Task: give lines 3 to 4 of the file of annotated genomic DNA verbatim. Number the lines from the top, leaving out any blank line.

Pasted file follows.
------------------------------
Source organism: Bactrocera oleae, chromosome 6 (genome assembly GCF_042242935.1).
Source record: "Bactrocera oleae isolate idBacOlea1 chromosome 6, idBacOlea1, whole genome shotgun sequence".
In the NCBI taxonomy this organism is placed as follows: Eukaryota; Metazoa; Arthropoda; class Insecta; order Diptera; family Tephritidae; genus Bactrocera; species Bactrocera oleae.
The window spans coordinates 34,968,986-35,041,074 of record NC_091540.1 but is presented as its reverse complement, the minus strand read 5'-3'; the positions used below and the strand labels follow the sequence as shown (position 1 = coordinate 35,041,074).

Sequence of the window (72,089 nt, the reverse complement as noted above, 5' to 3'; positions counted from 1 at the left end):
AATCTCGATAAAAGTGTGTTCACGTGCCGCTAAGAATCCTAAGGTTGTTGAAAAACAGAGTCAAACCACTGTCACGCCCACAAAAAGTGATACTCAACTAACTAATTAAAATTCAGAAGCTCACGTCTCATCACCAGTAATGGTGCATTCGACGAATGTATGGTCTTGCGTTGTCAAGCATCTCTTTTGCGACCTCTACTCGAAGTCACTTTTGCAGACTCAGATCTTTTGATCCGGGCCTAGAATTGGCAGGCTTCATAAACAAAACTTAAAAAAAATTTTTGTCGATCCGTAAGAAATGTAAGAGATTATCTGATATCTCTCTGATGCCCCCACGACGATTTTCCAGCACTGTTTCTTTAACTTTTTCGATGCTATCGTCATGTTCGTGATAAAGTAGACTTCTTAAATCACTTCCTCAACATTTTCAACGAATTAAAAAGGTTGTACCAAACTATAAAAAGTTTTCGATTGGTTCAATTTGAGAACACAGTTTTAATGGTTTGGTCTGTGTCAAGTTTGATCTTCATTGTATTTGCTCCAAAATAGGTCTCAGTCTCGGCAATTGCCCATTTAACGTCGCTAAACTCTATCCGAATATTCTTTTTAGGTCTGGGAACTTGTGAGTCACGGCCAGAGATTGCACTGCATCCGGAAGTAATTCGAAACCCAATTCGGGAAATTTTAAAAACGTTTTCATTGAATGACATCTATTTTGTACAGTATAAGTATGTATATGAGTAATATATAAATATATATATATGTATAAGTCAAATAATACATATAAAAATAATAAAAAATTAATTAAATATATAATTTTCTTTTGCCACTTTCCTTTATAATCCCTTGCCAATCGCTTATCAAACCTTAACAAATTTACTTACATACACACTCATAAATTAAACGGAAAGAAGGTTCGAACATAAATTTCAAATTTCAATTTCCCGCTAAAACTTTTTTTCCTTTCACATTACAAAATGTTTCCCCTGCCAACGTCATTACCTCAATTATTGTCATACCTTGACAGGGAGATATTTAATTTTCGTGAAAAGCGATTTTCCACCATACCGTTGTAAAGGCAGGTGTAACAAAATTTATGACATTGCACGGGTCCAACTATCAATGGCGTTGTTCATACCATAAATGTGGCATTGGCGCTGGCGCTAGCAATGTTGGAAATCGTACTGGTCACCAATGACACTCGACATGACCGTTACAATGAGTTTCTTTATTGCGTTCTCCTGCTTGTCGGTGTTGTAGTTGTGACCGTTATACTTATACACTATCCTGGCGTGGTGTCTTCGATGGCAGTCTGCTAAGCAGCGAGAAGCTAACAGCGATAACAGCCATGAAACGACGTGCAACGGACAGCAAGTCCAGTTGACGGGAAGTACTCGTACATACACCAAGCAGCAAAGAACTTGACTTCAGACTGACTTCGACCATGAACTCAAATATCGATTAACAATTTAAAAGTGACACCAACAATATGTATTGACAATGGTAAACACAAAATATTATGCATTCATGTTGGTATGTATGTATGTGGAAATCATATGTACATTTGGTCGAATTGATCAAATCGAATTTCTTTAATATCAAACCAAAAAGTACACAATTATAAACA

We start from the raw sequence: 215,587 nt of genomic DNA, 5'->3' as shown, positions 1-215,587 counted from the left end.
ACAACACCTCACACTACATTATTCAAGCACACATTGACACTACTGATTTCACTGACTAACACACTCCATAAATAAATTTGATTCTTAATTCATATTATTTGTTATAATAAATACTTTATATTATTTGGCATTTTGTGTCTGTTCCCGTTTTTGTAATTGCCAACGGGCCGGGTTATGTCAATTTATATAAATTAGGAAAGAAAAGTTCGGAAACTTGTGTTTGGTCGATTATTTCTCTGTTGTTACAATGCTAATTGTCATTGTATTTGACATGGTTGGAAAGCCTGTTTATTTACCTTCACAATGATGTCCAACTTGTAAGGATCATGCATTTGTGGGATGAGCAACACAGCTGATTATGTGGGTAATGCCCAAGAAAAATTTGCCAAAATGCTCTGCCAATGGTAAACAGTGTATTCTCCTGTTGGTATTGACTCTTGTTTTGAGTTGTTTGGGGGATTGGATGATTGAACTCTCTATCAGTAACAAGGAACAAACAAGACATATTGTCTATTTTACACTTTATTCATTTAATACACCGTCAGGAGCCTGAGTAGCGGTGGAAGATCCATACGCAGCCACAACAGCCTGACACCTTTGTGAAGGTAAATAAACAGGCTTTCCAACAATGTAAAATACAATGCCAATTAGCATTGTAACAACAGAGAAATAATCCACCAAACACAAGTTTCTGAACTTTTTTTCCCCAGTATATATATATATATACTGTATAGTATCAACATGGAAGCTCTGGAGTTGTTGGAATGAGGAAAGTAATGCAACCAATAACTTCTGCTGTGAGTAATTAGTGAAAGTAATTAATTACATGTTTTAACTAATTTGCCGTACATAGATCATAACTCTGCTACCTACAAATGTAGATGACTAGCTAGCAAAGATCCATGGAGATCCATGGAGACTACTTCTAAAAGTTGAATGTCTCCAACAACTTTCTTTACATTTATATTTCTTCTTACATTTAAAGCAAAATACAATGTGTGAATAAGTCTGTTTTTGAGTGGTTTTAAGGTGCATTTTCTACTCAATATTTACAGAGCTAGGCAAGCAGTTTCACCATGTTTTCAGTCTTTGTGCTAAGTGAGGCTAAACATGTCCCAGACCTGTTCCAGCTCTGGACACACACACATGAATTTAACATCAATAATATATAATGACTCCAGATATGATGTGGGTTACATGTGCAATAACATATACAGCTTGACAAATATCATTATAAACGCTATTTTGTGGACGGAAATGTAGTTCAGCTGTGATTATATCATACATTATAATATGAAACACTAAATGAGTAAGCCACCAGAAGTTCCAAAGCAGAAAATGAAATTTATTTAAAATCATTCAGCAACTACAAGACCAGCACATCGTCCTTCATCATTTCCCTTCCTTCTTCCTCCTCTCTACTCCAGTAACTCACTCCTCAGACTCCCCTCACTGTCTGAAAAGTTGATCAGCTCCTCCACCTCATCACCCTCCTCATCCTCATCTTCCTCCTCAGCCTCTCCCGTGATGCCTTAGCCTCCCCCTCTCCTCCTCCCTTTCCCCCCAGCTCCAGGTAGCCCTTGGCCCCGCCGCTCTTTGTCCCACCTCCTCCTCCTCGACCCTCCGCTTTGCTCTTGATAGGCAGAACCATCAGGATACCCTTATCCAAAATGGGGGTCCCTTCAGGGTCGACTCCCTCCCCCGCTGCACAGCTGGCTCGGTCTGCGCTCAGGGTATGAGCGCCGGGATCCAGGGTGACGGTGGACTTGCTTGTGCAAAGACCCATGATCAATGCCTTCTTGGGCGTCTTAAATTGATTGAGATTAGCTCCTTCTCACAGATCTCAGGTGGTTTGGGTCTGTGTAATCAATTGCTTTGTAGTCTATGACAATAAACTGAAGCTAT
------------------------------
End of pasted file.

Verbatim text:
In the NCBI taxonomy this organism is placed as follows: Eukaryota; Metazoa; Arthropoda; class Insecta; order Diptera; family Tephritidae; genus Bactrocera; species Bactrocera oleae.
The window spans coordinates 34,968,986-35,041,074 of record NC_091540.1 but is presented as its reverse complement, the minus strand read 5'-3'; the positions used below and the strand labels follow the sequence as shown (position 1 = coordinate 35,041,074).